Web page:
Rick Anderson: The short answer, inevitably, is “some are, some aren’t.” But in this case the question is complicated by the ambiguity of the term “customer” in the context of scholarly publishing. If by “customer” you mean “the person who buys the books and pays the subscription fees,” then you’re talking about academic libraries and individual paying readers. If by “customers” you mean the people who consume the information produced and sold, then you’re talking about readers, many of whom are not themselves paying customers but rather beneficiaries of institutional sponsorship of some kind. Of course, by “customers” you might also mean the authors to whom publishers are “selling” their publishing services (by which I mean providing those services in return for copyrights or licenses to publish).
So are publishers customer-focused? Sure, but they’re not equally focused on the needs of all the entities that could reasonably be called “customers.” In fact, my experience suggests that publishers’ focus on those who might be called customers is tiered: authors first; readers second; libraries third. This tiering reflects the differing levels of competition that publishers face in the various marketplaces in which they function. Publishers have to compete hard with each other for authors, because the service any particular publisher offers to authors in return for publishing rights is not very unique. The content that a particular publisher offers to readers and libraries, however, is unique, which means that one publisher does not compete with others for readers in the same way that it competes with others for authors.
Jill O’Neill: I have never met a publisher who didn’t believe s/he was customer-focused. The caveat, of course, is determining who the publisher believes the customer to be.
- Is it the institutional library bearing the responsibility of acquiring or licensing the product?
- Or is it the individual researcher who may be the actual user of the product/service?
- Or is the customer a broader population of researchers whose common disciplinary workflow represents the opportunity for product development and expansion?
It doesn’t do to engineer the perfect product, only to be told that the librarian can’t afford the cost increase that may be incurred by that level of engineering. It doesn’t do to frustrate the work of researchers by delaying or restricting product enhancements to only those that won’t significantly increase internal costs. Finally, it doesn’t do to pretend that the entrenched expectations of the ranking echelon of scholars is the only set worthy of note. Intelligent innovation should, can and does emerge from meeting the needs and expectations from those lower on the ladder.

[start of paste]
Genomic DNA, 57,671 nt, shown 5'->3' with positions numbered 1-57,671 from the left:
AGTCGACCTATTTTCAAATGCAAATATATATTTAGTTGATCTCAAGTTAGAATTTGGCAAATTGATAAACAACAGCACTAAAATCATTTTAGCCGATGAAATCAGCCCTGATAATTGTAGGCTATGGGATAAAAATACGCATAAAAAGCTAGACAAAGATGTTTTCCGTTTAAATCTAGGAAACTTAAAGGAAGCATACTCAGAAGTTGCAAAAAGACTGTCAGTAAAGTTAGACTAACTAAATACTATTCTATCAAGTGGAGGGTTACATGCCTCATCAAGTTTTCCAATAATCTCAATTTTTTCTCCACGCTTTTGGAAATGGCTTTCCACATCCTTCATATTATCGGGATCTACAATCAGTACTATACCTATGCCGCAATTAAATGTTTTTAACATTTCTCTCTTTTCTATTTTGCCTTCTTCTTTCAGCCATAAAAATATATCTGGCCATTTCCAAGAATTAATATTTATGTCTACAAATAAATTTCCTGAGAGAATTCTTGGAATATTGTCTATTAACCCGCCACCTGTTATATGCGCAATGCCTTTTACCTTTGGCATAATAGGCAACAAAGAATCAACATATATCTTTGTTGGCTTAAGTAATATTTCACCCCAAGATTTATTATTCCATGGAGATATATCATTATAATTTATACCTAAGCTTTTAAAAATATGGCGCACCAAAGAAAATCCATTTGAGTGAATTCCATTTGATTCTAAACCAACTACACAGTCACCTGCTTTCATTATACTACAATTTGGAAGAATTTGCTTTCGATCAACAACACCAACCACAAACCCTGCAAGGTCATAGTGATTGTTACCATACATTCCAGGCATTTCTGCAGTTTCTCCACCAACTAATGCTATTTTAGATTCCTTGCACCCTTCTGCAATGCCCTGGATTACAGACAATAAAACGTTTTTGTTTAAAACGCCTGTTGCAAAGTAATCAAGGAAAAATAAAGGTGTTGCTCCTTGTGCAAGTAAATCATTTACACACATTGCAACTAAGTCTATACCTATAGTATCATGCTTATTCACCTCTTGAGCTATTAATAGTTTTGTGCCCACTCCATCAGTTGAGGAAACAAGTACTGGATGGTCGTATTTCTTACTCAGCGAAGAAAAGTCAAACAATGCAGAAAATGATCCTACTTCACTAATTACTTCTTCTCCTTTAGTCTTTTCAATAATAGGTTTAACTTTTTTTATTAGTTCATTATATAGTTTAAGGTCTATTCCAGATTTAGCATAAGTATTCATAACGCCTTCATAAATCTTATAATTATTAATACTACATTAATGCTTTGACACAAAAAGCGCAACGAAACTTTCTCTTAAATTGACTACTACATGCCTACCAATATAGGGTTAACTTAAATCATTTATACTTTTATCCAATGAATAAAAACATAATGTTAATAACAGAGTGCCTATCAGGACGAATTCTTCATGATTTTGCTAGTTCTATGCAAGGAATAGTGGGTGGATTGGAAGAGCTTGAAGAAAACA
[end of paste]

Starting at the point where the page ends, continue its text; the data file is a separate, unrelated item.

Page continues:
The responsible publisher recognizes that the needs of all of the above “customers” must be factored into product development processes. Market surveys, advisory boards and user consultation should always drive the introduction of enhanced features to a product. The challenge for publishers is communicating honestly to the various “customers” the explanation of why a specific need/demand was not the primary consideration in this particular iteration of a product.
Robert Harington: When faced with a question such as this, a publisher’s natural response is perhaps at first defensive. “Of course we are. Have you seen all the exciting new offerings we have?” As any good therapist will tell you, address the reason for asking the question in the first place, and try not to be sucked into proving a point.
The reason why this question is important is that while publishers continue to do what they do best, publishing books, journals and a range of electronic products, the customer base is changing, both in who the customers are, their spending power and what the customers actually do. Here at the American Mathematical Society we serve the interests and needs of mathematicians. Mathematicians are thinkers, researchers, students, financiers etc. Customers are authors, readers, librarians, corporations, governments and so on. Those of us that have mature and successful products do indeed need to better understand customer needs – there is no question that we have products that need to be considered in light of changing customer requirements, not ignoring the ability of competitors to siphon off your core audience.
The drivers of development lie in a combination of a tuned organizational culture, and a willingness to think big and create vision in context of uncertainty. A publisher can think through a range of scenarios and outcomes, and understand where they may be able to play in the market. Understanding your publishing future means that you have a handle on the right combination of risk and caution, Caution is not an ugly word, and being first is not always where you want to be in line. New product development then is borne of culture and vision, but also out of analysis. You need data to inform your decisions. Data is both powerful and limiting. Being held ransom to data is not the way to go, but using data to understand how competitors work, and what has worked before given a range of variables is a powerful. Then there are the users themselves. How to you take the temperature of the user? Is it enough to hold casual focus groups, or is it necessary to wade in deeper, using techniques that agnostically monitor the way a customer behaves around content – techniques such as contextual enquiry.